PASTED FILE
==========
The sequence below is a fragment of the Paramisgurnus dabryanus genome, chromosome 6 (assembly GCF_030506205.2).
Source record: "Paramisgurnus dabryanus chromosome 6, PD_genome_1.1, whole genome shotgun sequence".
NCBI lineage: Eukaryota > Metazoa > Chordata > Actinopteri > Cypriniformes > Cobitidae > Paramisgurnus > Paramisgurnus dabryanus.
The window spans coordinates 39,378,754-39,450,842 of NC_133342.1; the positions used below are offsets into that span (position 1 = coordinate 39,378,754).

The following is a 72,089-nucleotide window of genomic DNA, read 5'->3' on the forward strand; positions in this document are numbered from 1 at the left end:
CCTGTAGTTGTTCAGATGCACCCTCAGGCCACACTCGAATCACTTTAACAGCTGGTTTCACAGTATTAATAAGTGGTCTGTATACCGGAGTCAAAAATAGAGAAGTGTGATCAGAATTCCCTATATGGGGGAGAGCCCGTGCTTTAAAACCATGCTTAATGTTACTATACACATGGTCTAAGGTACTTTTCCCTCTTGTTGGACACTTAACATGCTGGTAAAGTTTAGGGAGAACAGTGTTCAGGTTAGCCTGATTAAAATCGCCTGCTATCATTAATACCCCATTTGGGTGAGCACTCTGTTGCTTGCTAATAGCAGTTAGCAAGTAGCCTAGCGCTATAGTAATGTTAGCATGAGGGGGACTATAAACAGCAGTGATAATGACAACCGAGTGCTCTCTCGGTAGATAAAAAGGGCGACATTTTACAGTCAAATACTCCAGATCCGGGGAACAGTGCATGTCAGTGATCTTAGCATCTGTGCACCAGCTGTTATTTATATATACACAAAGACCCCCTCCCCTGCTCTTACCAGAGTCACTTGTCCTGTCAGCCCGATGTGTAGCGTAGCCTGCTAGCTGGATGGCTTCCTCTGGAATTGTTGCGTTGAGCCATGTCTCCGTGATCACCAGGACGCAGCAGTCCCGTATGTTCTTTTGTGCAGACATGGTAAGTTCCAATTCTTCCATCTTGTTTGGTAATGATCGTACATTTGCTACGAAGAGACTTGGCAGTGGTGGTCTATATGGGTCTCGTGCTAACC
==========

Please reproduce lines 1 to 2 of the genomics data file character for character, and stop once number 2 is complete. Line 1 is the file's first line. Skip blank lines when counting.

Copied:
The sequence below is a fragment of the Paramisgurnus dabryanus genome, chromosome 6 (assembly GCF_030506205.2).
Source record: "Paramisgurnus dabryanus chromosome 6, PD_genome_1.1, whole genome shotgun sequence".